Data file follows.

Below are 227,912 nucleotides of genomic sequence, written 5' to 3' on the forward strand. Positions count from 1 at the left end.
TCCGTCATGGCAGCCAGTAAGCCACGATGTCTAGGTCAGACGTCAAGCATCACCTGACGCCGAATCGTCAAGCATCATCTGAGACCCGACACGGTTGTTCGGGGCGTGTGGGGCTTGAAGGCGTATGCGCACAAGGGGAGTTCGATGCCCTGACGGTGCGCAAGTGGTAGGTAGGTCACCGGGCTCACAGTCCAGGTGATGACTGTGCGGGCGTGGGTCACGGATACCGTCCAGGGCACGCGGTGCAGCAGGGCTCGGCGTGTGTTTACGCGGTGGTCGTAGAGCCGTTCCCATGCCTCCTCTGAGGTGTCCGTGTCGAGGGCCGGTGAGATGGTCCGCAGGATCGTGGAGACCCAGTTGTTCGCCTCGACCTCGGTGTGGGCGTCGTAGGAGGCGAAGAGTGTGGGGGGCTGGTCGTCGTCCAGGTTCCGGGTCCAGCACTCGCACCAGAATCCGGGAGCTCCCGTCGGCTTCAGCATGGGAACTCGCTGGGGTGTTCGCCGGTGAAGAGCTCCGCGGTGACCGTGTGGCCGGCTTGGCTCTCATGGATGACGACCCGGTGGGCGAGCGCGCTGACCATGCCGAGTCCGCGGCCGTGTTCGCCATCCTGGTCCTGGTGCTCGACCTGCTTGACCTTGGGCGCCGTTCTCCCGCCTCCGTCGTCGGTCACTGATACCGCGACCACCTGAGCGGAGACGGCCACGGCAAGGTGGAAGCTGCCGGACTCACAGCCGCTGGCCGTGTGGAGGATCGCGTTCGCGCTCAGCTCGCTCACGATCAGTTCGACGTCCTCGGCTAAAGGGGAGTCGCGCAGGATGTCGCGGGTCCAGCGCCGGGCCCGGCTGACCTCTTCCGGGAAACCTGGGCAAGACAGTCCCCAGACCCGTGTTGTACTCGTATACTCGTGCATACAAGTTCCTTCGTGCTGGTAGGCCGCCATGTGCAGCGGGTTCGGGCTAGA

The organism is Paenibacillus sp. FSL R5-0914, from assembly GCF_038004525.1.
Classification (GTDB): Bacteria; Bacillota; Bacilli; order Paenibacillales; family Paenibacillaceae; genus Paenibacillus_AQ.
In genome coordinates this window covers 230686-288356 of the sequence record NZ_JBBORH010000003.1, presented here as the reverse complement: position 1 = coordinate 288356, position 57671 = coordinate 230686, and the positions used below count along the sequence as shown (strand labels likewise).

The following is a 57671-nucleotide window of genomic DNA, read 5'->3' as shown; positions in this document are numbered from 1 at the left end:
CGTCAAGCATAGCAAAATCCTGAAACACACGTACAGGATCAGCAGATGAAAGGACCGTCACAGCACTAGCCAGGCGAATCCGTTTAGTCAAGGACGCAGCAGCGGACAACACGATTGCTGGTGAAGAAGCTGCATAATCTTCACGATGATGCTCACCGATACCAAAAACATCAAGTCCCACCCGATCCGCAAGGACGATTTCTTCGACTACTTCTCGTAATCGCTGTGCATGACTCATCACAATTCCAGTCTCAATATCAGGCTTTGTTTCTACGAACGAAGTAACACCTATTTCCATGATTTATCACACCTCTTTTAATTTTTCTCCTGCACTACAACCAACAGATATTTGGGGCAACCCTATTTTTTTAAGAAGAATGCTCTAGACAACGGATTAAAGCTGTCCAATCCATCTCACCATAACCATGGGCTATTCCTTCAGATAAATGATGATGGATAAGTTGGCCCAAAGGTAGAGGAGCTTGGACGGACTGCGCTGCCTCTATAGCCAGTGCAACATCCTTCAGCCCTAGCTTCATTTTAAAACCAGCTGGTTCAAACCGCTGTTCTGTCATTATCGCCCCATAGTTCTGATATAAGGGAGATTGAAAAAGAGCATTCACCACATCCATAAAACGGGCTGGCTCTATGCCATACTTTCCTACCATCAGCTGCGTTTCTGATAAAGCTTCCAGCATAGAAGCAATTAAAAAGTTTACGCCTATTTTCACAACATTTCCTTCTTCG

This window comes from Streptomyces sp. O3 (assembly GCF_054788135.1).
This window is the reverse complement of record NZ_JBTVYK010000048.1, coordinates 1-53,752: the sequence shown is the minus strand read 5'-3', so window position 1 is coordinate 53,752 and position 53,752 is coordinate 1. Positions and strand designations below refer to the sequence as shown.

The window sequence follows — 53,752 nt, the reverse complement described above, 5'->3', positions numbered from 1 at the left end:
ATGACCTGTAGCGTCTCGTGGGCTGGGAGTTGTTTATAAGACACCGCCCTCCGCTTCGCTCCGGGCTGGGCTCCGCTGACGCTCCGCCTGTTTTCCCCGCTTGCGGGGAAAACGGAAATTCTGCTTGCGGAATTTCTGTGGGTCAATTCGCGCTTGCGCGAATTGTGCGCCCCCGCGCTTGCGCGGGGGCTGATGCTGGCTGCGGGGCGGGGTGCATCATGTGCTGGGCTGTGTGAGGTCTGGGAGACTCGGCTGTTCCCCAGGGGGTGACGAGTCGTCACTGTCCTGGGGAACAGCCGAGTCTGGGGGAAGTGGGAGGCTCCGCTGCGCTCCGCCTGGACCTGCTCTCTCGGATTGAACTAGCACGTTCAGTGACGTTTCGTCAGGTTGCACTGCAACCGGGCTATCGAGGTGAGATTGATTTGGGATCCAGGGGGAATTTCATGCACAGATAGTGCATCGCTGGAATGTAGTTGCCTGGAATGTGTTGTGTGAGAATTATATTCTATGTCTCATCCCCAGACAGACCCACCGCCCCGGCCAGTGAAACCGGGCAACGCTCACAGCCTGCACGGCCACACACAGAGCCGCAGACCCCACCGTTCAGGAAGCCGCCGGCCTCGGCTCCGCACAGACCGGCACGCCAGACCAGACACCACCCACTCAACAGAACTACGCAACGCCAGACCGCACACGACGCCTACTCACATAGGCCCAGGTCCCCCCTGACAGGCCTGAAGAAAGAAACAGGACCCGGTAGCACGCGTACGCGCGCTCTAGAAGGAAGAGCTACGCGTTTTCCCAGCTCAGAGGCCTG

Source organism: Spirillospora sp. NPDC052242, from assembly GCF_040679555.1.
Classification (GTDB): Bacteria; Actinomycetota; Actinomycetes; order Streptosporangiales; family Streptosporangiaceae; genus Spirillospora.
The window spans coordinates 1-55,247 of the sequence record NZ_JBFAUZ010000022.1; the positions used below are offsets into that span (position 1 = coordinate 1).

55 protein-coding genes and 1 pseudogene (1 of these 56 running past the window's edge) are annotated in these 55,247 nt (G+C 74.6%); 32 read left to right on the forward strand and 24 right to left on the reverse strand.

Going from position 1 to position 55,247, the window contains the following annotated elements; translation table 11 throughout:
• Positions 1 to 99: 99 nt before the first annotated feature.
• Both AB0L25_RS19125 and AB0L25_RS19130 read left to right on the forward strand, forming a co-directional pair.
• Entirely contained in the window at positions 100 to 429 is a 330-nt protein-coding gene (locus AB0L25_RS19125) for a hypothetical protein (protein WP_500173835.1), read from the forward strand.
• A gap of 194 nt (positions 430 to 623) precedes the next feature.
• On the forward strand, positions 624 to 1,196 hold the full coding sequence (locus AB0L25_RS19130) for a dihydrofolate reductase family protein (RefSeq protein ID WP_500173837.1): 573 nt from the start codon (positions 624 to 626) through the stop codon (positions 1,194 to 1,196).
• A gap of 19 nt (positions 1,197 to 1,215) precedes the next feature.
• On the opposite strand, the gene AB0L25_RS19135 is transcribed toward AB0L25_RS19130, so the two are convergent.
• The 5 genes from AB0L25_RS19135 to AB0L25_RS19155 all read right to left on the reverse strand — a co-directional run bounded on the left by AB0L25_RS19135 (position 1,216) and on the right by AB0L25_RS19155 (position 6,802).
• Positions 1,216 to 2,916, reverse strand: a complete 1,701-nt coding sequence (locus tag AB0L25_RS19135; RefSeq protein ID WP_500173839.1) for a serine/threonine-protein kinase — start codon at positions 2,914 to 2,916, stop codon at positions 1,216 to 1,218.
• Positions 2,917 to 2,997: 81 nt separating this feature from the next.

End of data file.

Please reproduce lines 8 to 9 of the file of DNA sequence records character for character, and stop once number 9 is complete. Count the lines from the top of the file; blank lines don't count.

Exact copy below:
This window comes from Streptomyces sp. O3 (assembly GCF_054788135.1).
This window is the reverse complement of record NZ_JBTVYK010000048.1, coordinates 1-53,752: the sequence shown is the minus strand read 5'-3', so window position 1 is coordinate 53,752 and position 53,752 is coordinate 1. Positions and strand designations below refer to the sequence as shown.